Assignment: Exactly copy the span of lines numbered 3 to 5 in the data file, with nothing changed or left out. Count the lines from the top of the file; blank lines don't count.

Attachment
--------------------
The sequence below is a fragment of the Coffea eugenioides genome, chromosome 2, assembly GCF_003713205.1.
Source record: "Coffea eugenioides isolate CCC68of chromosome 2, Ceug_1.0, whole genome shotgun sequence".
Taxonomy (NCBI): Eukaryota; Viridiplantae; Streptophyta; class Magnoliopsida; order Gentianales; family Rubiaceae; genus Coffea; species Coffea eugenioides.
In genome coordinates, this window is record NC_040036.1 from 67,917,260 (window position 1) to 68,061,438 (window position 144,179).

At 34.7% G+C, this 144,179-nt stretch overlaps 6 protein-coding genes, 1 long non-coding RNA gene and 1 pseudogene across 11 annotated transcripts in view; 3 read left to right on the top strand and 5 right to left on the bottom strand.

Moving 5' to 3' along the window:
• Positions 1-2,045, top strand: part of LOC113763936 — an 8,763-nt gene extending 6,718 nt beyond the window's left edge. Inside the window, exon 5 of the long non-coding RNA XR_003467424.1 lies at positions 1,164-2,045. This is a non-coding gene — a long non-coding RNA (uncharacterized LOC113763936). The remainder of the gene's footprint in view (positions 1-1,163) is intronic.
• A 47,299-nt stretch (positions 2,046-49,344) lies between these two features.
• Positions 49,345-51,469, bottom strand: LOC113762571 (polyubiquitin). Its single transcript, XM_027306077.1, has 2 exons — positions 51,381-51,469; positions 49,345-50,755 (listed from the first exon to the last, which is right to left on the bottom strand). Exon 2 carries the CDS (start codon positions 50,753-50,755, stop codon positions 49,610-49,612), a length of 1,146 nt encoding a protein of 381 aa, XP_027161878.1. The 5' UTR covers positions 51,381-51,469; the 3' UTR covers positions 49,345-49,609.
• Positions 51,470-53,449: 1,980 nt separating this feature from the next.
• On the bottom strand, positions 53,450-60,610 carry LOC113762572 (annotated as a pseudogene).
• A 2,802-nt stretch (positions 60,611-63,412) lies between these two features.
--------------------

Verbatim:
Taxonomy (NCBI): Eukaryota; Viridiplantae; Streptophyta; class Magnoliopsida; order Gentianales; family Rubiaceae; genus Coffea; species Coffea eugenioides.
In genome coordinates, this window is record NC_040036.1 from 67,917,260 (window position 1) to 68,061,438 (window position 144,179).

At 34.7% G+C, this 144,179-nt stretch overlaps 6 protein-coding genes, 1 long non-coding RNA gene and 1 pseudogene across 11 annotated transcripts in view; 3 read left to right on the top strand and 5 right to left on the bottom strand.